His party is divided, losing to the opposition Labor Party in opinion polls after four months of political chaos and financial market chaos. At the same time, Britain is facing a major economic crisis, with many economists believing it is already in a recession.

He is already under heavy criticism from opposition politicians who are calling for a general election.

Labor leader Keir Starmer congratulated Sonak on becoming Britain’s first Asian prime minister on Tuesday, but reiterated calls for a public vote.

Conservatives have wrecked the economy, with low wages, rising prices and a cost-of-living crisis. “The public needs a fresh start, and a say in Britain’s future,” Starmer said.

Sunak, like Truss, did not have to win the general election to become prime minister because the Conservatives are still the largest party in the House of Commons, and their leader therefore automatically becomes prime minister.

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It is not unusual for a prime minister to take office without an election – four of the last five British prime ministers entered office for the first time without a general election. But the fact that Sunak is the UK’s third prime minister since the last poll in 2019 and the second to take office without a public vote adds to the pressure.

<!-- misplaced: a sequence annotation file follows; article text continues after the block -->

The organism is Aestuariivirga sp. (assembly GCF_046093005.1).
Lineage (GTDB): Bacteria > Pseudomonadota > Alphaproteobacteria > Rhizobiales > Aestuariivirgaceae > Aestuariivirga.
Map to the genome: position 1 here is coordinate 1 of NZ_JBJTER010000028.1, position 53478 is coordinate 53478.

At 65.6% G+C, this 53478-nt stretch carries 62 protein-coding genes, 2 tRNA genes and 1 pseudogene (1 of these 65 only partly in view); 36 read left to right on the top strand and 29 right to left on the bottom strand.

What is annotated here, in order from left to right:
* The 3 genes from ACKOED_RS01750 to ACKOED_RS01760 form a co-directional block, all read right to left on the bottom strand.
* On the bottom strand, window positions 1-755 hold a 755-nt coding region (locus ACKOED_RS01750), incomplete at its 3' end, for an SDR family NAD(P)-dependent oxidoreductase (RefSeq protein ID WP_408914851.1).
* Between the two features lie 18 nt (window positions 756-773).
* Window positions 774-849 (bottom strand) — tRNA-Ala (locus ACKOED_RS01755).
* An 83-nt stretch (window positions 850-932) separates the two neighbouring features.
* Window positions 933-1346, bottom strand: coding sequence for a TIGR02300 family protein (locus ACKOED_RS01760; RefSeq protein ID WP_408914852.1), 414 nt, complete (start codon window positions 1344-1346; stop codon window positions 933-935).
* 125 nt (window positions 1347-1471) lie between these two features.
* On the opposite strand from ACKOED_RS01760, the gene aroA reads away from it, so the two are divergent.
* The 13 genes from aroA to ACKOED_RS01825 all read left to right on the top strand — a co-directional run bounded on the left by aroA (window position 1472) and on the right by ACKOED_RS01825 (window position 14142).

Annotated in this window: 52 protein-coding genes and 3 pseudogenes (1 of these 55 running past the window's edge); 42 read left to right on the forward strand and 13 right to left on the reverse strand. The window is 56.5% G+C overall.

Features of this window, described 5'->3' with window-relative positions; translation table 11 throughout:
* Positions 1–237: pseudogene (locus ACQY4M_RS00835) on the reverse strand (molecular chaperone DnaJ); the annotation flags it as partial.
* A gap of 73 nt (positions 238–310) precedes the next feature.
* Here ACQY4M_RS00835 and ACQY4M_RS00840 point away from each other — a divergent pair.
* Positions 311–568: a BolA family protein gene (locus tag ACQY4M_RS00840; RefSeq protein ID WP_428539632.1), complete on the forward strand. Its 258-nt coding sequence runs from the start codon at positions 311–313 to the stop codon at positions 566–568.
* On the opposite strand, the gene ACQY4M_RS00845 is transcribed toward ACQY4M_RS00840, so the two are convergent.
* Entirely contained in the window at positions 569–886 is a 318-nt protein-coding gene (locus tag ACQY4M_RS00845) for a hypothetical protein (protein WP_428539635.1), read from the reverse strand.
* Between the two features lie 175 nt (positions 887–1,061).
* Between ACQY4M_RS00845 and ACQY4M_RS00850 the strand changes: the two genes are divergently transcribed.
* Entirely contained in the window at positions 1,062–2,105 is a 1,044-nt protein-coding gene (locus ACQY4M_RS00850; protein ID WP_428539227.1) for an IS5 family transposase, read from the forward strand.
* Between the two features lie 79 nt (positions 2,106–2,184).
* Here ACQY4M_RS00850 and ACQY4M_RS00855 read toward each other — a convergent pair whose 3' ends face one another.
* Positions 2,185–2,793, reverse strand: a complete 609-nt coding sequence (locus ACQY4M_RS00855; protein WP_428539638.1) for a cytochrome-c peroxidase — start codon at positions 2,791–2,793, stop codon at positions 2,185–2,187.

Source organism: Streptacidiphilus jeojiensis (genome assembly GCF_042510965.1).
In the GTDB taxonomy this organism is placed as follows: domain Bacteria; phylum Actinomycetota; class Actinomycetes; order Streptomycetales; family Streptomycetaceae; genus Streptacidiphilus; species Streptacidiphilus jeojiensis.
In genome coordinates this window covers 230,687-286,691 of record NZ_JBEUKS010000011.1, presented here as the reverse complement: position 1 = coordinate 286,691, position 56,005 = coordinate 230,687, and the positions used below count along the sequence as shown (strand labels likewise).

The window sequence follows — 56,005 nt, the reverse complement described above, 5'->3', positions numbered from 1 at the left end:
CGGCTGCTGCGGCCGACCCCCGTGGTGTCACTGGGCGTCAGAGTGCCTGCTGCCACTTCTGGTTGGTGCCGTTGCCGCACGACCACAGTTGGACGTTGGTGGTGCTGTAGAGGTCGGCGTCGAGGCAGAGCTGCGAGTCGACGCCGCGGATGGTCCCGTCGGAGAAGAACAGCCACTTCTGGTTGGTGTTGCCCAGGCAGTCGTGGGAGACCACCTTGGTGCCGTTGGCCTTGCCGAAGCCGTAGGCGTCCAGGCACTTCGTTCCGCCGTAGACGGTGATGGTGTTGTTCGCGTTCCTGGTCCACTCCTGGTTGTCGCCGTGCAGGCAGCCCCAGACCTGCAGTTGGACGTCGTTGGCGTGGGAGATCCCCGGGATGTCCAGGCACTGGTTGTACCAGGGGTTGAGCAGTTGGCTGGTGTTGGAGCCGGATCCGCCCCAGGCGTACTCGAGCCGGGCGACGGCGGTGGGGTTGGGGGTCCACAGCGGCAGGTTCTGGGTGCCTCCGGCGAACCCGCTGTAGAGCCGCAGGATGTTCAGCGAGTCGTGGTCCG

According to the law, the next general election must be held no later than January 2025. With Labor ahead in the opinion polls, it is unlikely to take such a step.

Sunak is under no obligation to call for a vote and appeared to rule out the possibility in his Downing Street address when he said he would “always be grateful to Boris Johnson for his incredible accomplishments”.

He added, “I know he will agree that the mandate my party received in 2019 is not the sole property of anyone. It is a mandate that belongs to us and unites us all.”

Johnson later offered his congratulations to the new prime minister in a Twitter post, calling his appointment a “historic day”.

“This is the right moment for every governor to give the new prime minister his full and sincere support,” Johnson said.